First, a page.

The DNA in our body cells is damaged for a
variety of reasons, and thus intercellular DNA-repair systems are
fundamental to the maintenance of life. Now scientists from the UNC
School of Medicine have confirmed and clarified key molecular details of
one of these repair systems, known as nucleotide excision repair.
Using an advanced sequencing technique to map and analyze DNA
damage, the scientists demonstrated the functions in bacterial cells of
two important excision repair proteins: Mfd and UvrD.
‘Key molecular details of one of the DNA repair systems, known as nucleotide excision repair, has been clarified by researchers.’
"The biochemical mechanisms of these proteins have been known for
years from experiments involving purified protein and DNA, and that's
very important, but in this new work we've clarified these proteins'
roles in living cells," said co-senior author Christopher P. Selby, research assistant professor of biochemistry and biophysics at UNC.
"Ultimately, this better understanding of bacterial DNA repair could
be useful toward the development of antibacterial drugs," said
co-senior author Aziz Sancar, the Sarah Graham Kenan Professor
of Biochemistry and Biophysics at UNC.
The research publishes this week in the Proceedings of the National Academy of Sciences
Sancar was awarded the 2015 Nobel Prize for Chemistry for his
research in the 1980s and early 1990s on excision repair in bacteria and
in human cells. This repair process, which also occurs in animal cells,
fixes one of the most common forms of DNA damage: the bulky adduct, an
unwanted chemical modification of DNA typically caused by a toxin or
ultraviolet (UV) radiation.
To study excision repair in cells, Sancar, Selby and colleagues
recently developed a new technique, XR-seq, which allows investigators
to isolate and sequence the small lengths of adduct-damaged DNA that are
snipped from the genome during the excision repair process. Knowing the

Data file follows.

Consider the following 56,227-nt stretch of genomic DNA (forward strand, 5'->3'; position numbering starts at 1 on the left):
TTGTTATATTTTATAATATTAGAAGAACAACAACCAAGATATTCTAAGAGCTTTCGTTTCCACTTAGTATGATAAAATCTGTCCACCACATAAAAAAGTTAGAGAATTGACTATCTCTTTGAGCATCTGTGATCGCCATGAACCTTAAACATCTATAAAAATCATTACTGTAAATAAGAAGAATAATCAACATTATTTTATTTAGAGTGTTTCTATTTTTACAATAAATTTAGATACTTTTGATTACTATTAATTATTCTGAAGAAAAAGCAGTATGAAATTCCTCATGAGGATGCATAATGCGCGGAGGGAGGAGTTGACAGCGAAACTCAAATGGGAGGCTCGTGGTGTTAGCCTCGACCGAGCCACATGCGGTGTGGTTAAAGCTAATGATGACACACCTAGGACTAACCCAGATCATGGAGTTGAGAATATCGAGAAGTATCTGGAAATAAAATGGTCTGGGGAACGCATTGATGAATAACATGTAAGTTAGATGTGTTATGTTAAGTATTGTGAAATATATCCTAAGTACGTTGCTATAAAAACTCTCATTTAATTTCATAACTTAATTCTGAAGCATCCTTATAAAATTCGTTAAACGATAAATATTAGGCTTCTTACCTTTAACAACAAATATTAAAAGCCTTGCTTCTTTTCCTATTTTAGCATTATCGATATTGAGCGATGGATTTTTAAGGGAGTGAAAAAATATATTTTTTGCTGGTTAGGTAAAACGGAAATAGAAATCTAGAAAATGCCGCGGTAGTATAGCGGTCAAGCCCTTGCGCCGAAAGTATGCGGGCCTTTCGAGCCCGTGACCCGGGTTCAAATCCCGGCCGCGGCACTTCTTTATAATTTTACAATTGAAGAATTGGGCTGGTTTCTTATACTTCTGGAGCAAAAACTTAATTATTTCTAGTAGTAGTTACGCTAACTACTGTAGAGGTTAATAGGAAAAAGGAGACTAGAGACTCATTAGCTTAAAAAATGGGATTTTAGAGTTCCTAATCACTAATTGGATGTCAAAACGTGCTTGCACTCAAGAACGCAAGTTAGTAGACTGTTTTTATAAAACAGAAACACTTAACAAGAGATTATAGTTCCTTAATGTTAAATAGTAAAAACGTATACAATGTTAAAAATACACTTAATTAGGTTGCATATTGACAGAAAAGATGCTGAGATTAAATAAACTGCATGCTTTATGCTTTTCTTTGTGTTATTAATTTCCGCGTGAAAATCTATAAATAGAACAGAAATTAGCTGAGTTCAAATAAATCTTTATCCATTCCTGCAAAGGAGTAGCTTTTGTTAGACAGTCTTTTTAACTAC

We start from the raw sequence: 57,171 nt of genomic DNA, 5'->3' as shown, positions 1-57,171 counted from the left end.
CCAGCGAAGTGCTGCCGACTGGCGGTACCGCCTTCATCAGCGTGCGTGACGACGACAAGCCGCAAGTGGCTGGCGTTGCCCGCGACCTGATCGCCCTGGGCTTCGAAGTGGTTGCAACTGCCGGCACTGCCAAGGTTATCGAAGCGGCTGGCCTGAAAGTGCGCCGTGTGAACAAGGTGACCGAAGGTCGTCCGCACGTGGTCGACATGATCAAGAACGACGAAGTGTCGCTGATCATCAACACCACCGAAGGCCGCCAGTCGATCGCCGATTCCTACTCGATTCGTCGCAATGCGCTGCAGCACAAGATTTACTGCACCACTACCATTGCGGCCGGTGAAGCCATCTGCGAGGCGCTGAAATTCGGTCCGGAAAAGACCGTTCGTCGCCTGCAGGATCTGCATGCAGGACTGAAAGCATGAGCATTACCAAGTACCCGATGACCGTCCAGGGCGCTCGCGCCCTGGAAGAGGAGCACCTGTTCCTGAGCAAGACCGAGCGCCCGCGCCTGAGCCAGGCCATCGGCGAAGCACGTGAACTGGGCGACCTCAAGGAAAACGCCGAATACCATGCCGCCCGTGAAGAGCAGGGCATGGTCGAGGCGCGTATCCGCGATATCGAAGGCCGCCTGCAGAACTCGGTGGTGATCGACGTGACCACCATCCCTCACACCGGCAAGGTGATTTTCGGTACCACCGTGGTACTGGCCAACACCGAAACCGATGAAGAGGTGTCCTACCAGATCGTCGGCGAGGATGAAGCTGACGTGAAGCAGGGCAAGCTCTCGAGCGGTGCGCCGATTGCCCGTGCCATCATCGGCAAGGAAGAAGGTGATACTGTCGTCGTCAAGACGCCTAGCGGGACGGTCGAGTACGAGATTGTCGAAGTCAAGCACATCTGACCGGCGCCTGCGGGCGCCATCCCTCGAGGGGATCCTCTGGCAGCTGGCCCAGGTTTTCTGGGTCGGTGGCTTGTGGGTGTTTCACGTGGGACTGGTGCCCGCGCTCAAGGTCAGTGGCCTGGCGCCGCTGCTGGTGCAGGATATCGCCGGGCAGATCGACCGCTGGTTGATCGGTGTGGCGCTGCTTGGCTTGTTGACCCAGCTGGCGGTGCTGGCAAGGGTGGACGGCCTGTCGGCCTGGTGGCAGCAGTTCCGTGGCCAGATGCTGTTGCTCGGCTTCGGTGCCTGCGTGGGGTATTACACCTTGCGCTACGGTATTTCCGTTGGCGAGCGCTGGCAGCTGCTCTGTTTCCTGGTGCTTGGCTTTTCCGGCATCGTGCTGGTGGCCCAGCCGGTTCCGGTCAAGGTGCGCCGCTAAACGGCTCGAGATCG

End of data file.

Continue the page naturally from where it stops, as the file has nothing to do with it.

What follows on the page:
sequences of these DNA snippets allows their locations in the genome to
be mapped precisely. They used this method first in 2015 to generate a
UV repair map of the human genome, and in 2016 they used the XR-seq
method to generate the damage and repair maps of the anticancer
cisplatin drug for the entire human genome. Now they have applied this
method to answer some fundamental questions about damage repair in E. coli
with the potential of developing novel antibiotic drugs.
The un-sticker: Mfd
In this study, which was also led by postdoctoral research
associate Ogun Adebali, PhD, the researchers focused largely on Mfd, a
protein known from prior work by Sancar and Selby to have a special -
and mechanistically unusual - role in excision repair in bacteria.
"I think Mfd is the most interesting protein in E. coli
Selby said. Here's why: When the DNA of a bacterial gene is being
transcribed into RNA, and the molecular machinery of transcription gets
stuck at a bulky adduct, Mfd appears on the scene, recruits other repair
proteins that snip away the damaged section of DNA, and "un-sticks" the
transcription machinery so that it can resume its work. This Mfd-guided
process is called transcription-coupled repair, and it accounts for a
much higher rate of excision repair on strands of DNA that are being
Using XR-seq to map UV-induced damage in E. coli
cells, the researchers found clear evidence of transcription-coupled
repair in normal cells, but not in cells that lack Mfd, thus confirming
the protein's role in the process.
The unwinder: UvrD
In further experiments, the researchers defined the role of an accessory excision repair protein in E. coli
- UvrD, which helps clear away each excised segment of damaged DNA.
In the absence of UvrD, the excised piece of DNA remains bound to
the chromosomal DNA, making it hard for cellular waste-disposal enzymes
to chop it up. At the same time, the repair proteins that excised the
strand tend to remain stuck to it, and are thus kept from moving on to
excise other bits of damaged DNA. UvrD's job is to unwind these damaged
and discarded strands from chromosomal DNA, so that they can be disposed
of quickly and the associated repair proteins can go on to catalyze
additional rounds of repair.
Using XR-seq on UV-damaged E. coli
cells, the UNC team
confirmed that without UvrD, excised DNA fragments remain stuck to
chromosomal DNA, survive much longer in cells, and - by holding onto
excision repair proteins - slow down the overall rate of excision repair
In addition to clarifying the roles of Mfd and UvrD, the research
generally heralds the use of the new XR-seq technique in mapping and
studying excision repair processes.
"XR-seq provides a new type of sequence data, and in this work we've
provided for the first time a genome-wide map of excision repair in a
bacterium," said Adebali. "We think this map will be broadly useful to
the scientific community."
The researchers now plan further studies using XR-seq in bacterial
cells, as well as in human and other mammalian cells where the process
of excision repair is less understood.